“One of the exciting things that's emerged from this is that female leaders in various parts of the world have managed the crisis far better than their male counterparts,” she notes, citing Germany’s Angela Merkel and her data-driven approach and New Zealand’s Jacinda Ardern's empathetic rationality.
“I really believe that there are a small number of female leaders that have emerged as a benchmark for what competent leadership looks like in these turbulent times.”
“There is a video of Ardern addressing her nation in her hoodie after putting her children to bed and she's on there and she's on social media. When I see that I feel completely liberated because I think as working mums we've often felt that we need to hide the messiness of balancing work kids and life. And now I feel like you know, we should own it. We should celebrate it,” she concludes.
I really believe that there are a small number of female leaders that have emerged as a benchmark for what competent leadership looks like in these turbulent times.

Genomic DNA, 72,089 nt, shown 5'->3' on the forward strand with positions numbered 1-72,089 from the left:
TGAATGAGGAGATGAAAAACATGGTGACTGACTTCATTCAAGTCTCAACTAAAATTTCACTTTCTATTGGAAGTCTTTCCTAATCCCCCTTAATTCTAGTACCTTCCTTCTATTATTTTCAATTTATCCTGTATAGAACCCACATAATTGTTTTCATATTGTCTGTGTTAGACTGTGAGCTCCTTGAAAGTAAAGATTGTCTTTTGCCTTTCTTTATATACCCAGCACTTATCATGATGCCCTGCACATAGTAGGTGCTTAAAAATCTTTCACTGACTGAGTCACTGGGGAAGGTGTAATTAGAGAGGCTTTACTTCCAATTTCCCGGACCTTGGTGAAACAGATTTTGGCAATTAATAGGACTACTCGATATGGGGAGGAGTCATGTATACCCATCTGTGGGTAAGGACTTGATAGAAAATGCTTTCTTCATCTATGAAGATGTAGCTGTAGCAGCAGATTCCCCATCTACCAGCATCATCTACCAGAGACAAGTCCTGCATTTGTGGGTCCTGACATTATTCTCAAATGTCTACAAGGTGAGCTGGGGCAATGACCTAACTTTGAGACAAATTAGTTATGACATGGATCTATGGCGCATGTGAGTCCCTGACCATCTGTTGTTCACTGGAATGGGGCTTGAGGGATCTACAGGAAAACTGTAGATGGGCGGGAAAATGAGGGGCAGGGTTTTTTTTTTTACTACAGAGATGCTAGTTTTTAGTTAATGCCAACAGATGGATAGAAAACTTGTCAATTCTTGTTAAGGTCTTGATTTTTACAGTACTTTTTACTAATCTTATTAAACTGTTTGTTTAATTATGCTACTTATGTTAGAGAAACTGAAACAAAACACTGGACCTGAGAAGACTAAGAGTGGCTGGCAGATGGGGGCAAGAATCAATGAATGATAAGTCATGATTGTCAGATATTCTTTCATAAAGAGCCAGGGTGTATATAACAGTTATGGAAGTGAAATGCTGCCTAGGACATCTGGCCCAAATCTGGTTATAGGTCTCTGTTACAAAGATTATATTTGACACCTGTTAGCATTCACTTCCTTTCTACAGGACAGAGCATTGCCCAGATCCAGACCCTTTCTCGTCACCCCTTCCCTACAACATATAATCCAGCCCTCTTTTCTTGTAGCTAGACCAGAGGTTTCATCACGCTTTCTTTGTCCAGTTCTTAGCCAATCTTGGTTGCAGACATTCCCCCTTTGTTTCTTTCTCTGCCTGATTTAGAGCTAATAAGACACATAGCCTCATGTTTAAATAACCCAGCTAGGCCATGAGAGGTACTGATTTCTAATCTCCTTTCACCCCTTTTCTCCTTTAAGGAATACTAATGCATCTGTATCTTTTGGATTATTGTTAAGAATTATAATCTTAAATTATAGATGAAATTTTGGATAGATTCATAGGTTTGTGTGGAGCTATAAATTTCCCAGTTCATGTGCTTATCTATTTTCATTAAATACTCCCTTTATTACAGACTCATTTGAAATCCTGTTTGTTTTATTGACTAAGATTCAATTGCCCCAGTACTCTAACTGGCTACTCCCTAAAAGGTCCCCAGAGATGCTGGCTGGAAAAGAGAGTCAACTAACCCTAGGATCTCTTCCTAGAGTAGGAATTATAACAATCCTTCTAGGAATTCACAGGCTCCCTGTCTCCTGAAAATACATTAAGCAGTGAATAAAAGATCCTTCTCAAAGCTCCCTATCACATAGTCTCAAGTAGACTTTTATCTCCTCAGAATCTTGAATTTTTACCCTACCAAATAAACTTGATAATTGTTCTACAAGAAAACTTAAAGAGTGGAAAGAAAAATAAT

Corcoran highlights the importance of businesses like Airbnb in growing the hospitality sector in SA. “In an independent study in 2018, we found that hosts and guests on Airbnb contributed R8.9bn to the SA economy, supporting the equivalent of 22,000 jobs,” she points out. “Prior to Covid-19, one in seven visitors coming to SA was staying in an Airbnb and one in four rands spent on tourism accommodation in SA is spent on Airbnb. And two-thirds of hosts in South Africa are women."
“Airbnb is also it's an economic lifeline for many local families and I think that's going to be really important as we emerge from this crisis,” she adds.